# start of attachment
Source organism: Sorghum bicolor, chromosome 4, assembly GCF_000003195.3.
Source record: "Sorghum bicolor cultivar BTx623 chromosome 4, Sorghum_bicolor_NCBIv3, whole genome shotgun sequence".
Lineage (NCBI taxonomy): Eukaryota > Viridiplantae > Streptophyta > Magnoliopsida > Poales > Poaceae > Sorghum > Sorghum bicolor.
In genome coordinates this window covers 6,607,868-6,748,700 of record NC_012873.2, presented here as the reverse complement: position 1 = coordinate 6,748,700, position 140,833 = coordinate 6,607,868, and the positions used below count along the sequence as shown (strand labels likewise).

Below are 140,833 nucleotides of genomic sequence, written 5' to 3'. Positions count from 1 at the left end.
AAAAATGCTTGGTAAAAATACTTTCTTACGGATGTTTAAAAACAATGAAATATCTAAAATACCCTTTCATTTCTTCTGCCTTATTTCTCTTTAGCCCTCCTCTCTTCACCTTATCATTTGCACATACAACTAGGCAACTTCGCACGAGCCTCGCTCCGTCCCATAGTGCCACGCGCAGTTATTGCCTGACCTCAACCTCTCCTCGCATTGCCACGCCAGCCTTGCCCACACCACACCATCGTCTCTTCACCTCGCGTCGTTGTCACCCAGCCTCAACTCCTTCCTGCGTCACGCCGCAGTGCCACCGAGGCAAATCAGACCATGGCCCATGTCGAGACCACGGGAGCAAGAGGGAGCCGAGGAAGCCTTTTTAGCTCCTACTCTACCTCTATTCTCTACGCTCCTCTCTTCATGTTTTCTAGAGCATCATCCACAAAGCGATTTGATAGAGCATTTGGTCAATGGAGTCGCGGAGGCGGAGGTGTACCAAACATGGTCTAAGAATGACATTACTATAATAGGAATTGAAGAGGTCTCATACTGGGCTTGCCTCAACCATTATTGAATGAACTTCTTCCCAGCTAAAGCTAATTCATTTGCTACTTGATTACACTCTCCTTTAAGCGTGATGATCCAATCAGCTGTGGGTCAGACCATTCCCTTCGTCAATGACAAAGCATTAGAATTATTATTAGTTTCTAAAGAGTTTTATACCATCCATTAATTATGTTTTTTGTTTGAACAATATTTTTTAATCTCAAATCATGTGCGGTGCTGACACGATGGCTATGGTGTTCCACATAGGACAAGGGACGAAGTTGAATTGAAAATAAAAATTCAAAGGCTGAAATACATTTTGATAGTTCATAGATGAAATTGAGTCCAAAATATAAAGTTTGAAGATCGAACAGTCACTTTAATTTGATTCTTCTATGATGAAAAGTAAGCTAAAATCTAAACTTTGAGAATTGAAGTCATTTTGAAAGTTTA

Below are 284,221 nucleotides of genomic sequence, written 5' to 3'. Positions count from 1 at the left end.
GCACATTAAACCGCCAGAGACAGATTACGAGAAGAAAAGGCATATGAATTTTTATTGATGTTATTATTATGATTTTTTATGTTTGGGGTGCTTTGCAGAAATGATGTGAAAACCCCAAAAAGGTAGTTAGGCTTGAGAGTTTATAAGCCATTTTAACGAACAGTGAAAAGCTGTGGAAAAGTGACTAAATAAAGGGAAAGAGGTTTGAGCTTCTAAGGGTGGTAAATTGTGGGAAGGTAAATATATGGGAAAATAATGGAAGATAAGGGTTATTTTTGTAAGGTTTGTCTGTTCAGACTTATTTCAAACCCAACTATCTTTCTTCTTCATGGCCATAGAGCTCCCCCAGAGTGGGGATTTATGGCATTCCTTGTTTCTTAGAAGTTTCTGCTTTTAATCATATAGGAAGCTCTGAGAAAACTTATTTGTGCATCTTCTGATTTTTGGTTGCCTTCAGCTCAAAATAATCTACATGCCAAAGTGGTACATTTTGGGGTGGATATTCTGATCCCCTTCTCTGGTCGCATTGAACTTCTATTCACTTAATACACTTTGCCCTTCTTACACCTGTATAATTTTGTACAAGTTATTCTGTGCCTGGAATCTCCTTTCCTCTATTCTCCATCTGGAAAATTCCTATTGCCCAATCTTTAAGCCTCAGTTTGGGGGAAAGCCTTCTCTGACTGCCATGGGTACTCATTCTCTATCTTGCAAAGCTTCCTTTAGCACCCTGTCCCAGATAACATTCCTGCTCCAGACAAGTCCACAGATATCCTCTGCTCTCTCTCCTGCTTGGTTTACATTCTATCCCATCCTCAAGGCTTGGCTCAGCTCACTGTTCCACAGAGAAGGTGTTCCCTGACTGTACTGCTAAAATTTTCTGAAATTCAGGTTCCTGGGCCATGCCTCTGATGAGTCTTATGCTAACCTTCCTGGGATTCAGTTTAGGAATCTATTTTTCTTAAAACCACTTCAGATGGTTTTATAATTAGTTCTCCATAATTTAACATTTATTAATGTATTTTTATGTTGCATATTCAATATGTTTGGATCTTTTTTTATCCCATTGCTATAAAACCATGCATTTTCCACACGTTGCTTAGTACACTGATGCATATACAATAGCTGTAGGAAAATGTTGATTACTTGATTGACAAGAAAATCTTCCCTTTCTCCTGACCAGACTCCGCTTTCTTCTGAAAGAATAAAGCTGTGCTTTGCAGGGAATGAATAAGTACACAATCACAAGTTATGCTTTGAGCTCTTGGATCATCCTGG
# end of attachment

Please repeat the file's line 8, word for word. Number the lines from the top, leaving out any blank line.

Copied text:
GCACATTAAACCGCCAGAGACAGATTACGAGAAGAAAAGGCATATGAATTTTTATTGATGTTATTATTATGATTTTTTATGTTTGGGGTGCTTTGCAGAAATGATGTGAAAACCCCAAAAAGGTAGTTAGGCTTGAGAGTTTATAAGCCATTTTAACGAACAGTGAAAAGCTGTGGAAAAGTGACTAAATAAAGGGAAAGAGGTTTGAGCTTCTAAGGGTGGTAAATTGTGGGAAGGTAAATATATGGGAAAATAATGGAAGATAAGGGTTATTTTTGTAAGGTTTGTCTGTTCAGACTTATTTCAAACCCAACTATCTTTCTTCTTCATGGCCATAGAGCTCCCCCAGAGTGGGGATTTATGGCATTCCTTGTTTCTTAGAAGTTTCTGCTTTTAATCATATAGGAAGCTCTGAGAAAACTTATTTGTGCATCTTCTGATTTTTGGTTGCCTTCAGCTCAAAATAATCTACATGCCAAAGTGGTACATTTTGGGGTGGATATTCTGATCCCCTTCTCTGGTCGCATTGAACTTCTATTCACTTAATACACTTTGCCCTTCTTACACCTGTATAATTTTGTACAAGTTATTCTGTGCCTGGAATCTCCTTTCCTCTATTCTCCATCTGGAAAATTCCTATTGCCCAATCTTTAAGCCTCAGTTTGGGGGAAAGCCTTCTCTGACTGCCATGGGTACTCATTCTCTATCTTGCAAAGCTTCCTTTAGCACCCTGTCCCAGATAACATTCCTGCTCCAGACAAGTCCACAGATATCCTCTGCTCTCTCTCCTGCTTGGTTTACATTCTATCCCATCCTCAAGGCTTGGCTCAGCTCACTGTTCCACAGAGAAGGTGTTCCCTGACTGTACTGCTAAAATTTTCTGAAATTCAGGTTCCTGGGCCATGCCTCTGATGAGTCTTATGCTAACCTTCCTGGGATTCAGTTTAGGAATCTATTTTTCTTAAAACCACTTCAGATGGTTTTATAATTAGTTCTCCATAATTTAACATTTATTAATGTATTTTTATGTTGCATATTCAATATGTTTGGATCTTTTTTTATCCCATTGCTATAAAACCATGCATTTTCCACACGTTGCTTAGTACACTGATGCATATACAATAGCTGTAGGAAAATGTTGATTACTTGATTGACAAGAAAATCTTCCCTTTCTCCTGACCAGACTCCGCTTTCTTCTGAAAGAATAAAGCTGTGCTTTGCAGGGAATGAATAAGTACACAATCACAAGTTATGCTTTGAGCTCTTGGATCATCCTGG